Vanderbilt engineering students win award for robotic prosthesis

Two mechanical engineering graduate students and their professor at Vanderbilt University, Nashville, Tenn., received the Wyss Institute-IEEE Engineering in Medicine and Biology Society Award for Translational Research for their work on a robotic leg prosthesis, according to a news release.

The award, which recognizes translational engineering projects with the potential for making a transformative impact on health care safety, quality, effectiveness, accessibility and affordability, was given to Brian E. Lawson, Amanda M. Huff and their professor, Michael Goldfarb, after they presented their topic, “A Robotic Leg Prosthesis for Biomimetic Locomotion in Transfemoral Amputees,” to a panel of industry experts at the IEEE-Engineering and Biology Society International Conference in San Diego on Aug. 30.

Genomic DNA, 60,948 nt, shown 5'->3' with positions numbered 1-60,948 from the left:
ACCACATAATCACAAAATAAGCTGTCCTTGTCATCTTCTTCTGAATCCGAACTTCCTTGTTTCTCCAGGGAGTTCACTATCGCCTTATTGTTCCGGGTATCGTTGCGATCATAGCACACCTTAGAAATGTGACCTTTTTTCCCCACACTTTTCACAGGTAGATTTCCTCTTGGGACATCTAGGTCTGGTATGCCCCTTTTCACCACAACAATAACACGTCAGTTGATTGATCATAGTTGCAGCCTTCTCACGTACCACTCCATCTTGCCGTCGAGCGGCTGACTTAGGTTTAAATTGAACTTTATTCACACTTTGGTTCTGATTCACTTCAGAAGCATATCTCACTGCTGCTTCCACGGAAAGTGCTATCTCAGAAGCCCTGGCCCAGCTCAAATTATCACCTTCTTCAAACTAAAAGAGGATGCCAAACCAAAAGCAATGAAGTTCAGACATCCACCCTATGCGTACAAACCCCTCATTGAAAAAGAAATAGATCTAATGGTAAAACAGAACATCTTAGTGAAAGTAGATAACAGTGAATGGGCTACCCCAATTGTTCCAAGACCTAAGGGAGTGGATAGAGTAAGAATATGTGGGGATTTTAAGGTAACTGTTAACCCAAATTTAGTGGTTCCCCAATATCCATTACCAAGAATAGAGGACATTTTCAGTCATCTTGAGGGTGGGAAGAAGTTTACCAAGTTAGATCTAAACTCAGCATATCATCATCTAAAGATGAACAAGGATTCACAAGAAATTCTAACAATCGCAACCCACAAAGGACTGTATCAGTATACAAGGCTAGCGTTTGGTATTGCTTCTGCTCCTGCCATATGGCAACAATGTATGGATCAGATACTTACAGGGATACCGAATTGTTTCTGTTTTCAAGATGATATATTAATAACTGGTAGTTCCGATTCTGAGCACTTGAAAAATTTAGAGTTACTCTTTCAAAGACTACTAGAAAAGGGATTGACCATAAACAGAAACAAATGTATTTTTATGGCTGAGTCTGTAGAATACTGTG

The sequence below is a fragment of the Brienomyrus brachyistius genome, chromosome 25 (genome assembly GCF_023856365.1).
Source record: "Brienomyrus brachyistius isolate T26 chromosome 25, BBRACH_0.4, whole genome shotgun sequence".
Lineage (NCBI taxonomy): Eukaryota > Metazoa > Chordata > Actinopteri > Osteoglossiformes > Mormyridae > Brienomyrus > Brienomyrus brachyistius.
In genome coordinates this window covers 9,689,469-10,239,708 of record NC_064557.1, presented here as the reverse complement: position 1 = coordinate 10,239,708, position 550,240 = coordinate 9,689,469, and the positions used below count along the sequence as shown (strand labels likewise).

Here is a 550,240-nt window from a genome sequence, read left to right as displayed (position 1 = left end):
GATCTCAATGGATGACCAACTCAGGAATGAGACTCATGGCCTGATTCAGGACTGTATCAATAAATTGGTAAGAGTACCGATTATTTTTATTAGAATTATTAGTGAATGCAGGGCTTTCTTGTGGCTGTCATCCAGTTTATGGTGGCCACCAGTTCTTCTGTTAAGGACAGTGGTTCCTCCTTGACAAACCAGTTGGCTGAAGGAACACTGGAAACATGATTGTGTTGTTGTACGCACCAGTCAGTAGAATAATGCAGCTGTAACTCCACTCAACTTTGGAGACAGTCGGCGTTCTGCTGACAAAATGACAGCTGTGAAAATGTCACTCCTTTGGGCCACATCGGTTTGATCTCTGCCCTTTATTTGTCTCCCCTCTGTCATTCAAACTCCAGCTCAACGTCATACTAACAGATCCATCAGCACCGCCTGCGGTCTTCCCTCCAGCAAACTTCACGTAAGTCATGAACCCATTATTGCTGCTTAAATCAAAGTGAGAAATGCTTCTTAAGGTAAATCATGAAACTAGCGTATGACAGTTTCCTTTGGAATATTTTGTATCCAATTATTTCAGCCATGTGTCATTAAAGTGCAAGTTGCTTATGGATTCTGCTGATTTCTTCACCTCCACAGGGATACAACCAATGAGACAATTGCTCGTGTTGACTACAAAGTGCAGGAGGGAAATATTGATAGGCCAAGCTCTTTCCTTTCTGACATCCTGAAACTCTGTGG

The prosthesis, developed in Vanderbilt’s Center for Intelligent Mechatronics, is a powered transfemoral prosthesis that enhances mobility and reduces falls for lower limb amputees. The technology has been licensed to Freedom Innovations, which plans to continue the development of the prosthesis and fabricate a version for the commercial market.

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